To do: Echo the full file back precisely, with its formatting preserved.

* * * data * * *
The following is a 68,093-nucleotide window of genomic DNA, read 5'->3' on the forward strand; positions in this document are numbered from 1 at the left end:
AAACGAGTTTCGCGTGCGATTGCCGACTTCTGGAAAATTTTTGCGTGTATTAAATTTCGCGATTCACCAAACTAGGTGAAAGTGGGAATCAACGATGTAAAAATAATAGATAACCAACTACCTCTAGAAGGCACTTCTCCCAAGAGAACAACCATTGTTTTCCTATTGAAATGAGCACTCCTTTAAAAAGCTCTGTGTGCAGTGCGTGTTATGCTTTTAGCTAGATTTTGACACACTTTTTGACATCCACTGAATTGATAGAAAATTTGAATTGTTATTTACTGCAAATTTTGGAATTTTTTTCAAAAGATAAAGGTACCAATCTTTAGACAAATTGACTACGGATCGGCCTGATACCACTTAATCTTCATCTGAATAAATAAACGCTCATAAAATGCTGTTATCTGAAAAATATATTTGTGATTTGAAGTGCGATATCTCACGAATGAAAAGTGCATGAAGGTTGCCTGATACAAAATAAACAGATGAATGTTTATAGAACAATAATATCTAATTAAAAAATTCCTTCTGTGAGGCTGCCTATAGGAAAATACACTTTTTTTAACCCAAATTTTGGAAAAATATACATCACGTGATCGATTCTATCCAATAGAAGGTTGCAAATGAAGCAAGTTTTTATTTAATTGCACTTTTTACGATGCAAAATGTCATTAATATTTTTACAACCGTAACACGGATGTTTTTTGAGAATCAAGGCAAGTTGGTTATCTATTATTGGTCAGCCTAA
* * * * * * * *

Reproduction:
The following is a 68,093-nucleotide window of genomic DNA, read 5'->3' on the forward strand; positions in this document are numbered from 1 at the left end:
AAACGAGTTTCGCGTGCGATTGCCGACTTCTGGAAAATTTTTGCGTGTATTAAATTTCGCGATTCACCAAACTAGGTGAAAGTGGGAATCAACGATGTAAAAATAATAGATAACCAACTACCTCTAGAAGGCACTTCTCCCAAGAGAACAACCATTGTTTTCCTATTGAAATGAGCACTCCTTTAAAAAGCTCTGTGTGCAGTGCGTGTTATGCTTTTAGCTAGATTTTGACACACTTTTTGACATCCACTGAATTGATAGAAAATTTGAATTGTTATTTACTGCAAATTTTGGAATTTTTTTCAAAAGATAAAGGTACCAATCTTTAGACAAATTGACTACGGATCGGCCTGATACCACTTAATCTTCATCTGAATAAATAAACGCTCATAAAATGCTGTTATCTGAAAAATATATTTGTGATTTGAAGTGCGATATCTCACGAATGAAAAGTGCATGAAGGTTGCCTGATACAAAATAAACAGATGAATGTTTATAGAACAATAATATCTAATTAAAAAATTCCTTCTGTGAGGCTGCCTATAGGAAAATACACTTTTTTTAACCCAAATTTTGGAAAAATATACATCACGTGATCGATTCTATCCAATAGAAGGTTGCAAATGAAGCAAGTTTTTATTTAATTGCACTTTTTACGATGCAAAATGTCATTAATATTTTTACAACCGTAACACGGATGTTTTTTGAGAATCAAGGCAAGTTGGTTATCTATTATTGGTCAGCCTAA